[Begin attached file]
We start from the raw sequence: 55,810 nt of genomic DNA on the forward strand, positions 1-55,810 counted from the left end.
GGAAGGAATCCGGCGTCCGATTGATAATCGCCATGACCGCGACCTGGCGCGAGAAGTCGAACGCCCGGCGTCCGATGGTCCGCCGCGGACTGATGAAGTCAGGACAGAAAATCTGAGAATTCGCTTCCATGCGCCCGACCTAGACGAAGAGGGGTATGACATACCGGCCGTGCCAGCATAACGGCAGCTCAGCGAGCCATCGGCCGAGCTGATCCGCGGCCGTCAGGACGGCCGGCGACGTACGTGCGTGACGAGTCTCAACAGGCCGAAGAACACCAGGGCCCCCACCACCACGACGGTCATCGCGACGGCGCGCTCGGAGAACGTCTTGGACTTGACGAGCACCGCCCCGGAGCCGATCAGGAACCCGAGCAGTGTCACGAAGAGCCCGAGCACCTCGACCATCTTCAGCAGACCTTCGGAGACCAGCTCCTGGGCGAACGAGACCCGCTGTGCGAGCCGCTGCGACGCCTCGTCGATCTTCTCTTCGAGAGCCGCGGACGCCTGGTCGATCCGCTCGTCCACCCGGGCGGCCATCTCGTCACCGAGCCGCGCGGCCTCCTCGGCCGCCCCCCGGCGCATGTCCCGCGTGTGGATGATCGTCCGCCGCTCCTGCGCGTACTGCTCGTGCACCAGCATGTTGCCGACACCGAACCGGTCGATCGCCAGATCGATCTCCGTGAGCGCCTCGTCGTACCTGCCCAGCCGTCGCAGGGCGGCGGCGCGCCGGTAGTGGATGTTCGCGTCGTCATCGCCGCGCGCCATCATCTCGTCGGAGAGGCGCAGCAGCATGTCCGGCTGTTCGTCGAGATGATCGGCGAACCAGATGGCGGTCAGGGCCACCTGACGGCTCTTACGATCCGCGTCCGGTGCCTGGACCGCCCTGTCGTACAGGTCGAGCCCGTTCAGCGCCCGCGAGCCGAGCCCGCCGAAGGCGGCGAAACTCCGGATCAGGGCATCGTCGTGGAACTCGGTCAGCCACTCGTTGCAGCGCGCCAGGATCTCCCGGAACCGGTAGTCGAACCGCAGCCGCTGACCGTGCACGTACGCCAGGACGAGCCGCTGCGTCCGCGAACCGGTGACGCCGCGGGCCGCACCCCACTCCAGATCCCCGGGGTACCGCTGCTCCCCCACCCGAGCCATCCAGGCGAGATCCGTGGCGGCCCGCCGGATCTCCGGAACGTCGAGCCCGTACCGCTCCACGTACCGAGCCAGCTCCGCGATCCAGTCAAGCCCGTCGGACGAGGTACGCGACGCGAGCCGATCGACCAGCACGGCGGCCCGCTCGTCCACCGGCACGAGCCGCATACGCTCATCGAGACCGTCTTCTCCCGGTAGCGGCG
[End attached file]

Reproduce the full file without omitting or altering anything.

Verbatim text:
We start from the raw sequence: 55,810 nt of genomic DNA on the forward strand, positions 1-55,810 counted from the left end.
GGAAGGAATCCGGCGTCCGATTGATAATCGCCATGACCGCGACCTGGCGCGAGAAGTCGAACGCCCGGCGTCCGATGGTCCGCCGCGGACTGATGAAGTCAGGACAGAAAATCTGAGAATTCGCTTCCATGCGCCCGACCTAGACGAAGAGGGGTATGACATACCGGCCGTGCCAGCATAACGGCAGCTCAGCGAGCCATCGGCCGAGCTGATCCGCGGCCGTCAGGACGGCCGGCGACGTACGTGCGTGACGAGTCTCAACAGGCCGAAGAACACCAGGGCCCCCACCACCACGACGGTCATCGCGACGGCGCGCTCGGAGAACGTCTTGGACTTGACGAGCACCGCCCCGGAGCCGATCAGGAACCCGAGCAGTGTCACGAAGAGCCCGAGCACCTCGACCATCTTCAGCAGACCTTCGGAGACCAGCTCCTGGGCGAACGAGACCCGCTGTGCGAGCCGCTGCGACGCCTCGTCGATCTTCTCTTCGAGAGCCGCGGACGCCTGGTCGATCCGCTCGTCCACCCGGGCGGCCATCTCGTCACCGAGCCGCGCGGCCTCCTCGGCCGCCCCCCGGCGCATGTCCCGCGTGTGGATGATCGTCCGCCGCTCCTGCGCGTACTGCTCGTGCACCAGCATGTTGCCGACACCGAACCGGTCGATCGCCAGATCGATCTCCGTGAGCGCCTCGTCGTACCTGCCCAGCCGTCGCAGGGCGGCGGCGCGCCGGTAGTGGATGTTCGCGTCGTCATCGCCGCGCGCCATCATCTCGTCGGAGAGGCGCAGCAGCATGTCCGGCTGTTCGTCGAGATGATCGGCGAACCAGATGGCGGTCAGGGCCACCTGACGGCTCTTACGATCCGCGTCCGGTGCCTGGACCGCCCTGTCGTACAGGTCGAGCCCGTTCAGCGCCCGCGAGCCGAGCCCGCCGAAGGCGGCGAAACTCCGGATCAGGGCATCGTCGTGGAACTCGGTCAGCCACTCGTTGCAGCGCGCCAGGATCTCCCGGAACCGGTAGTCGAACCGCAGCCGCTGACCGTGCACGTACGCCAGGACGAGCCGCTGCGTCCGCGAACCGGTGACGCCGCGGGCCGCACCCCACTCCAGATCCCCGGGGTACCGCTGCTCCCCCACCCGAGCCATCCAGGCGAGATCCGTGGCGGCCCGCCGGATCTCCGGAACGTCGAGCCCGTACCGCTCCACGTACCGAGCCAGCTCCGCGATCCAGTCAAGCCCGTCGGACGAGGTACGCGACGCGAGCCGATCGACCAGCACGGCGGCCCGCTCGTCCACCGGCACGAGCCGCATACGCTCATCGAGACCGTCTTCTCCCGGTAGCGGCG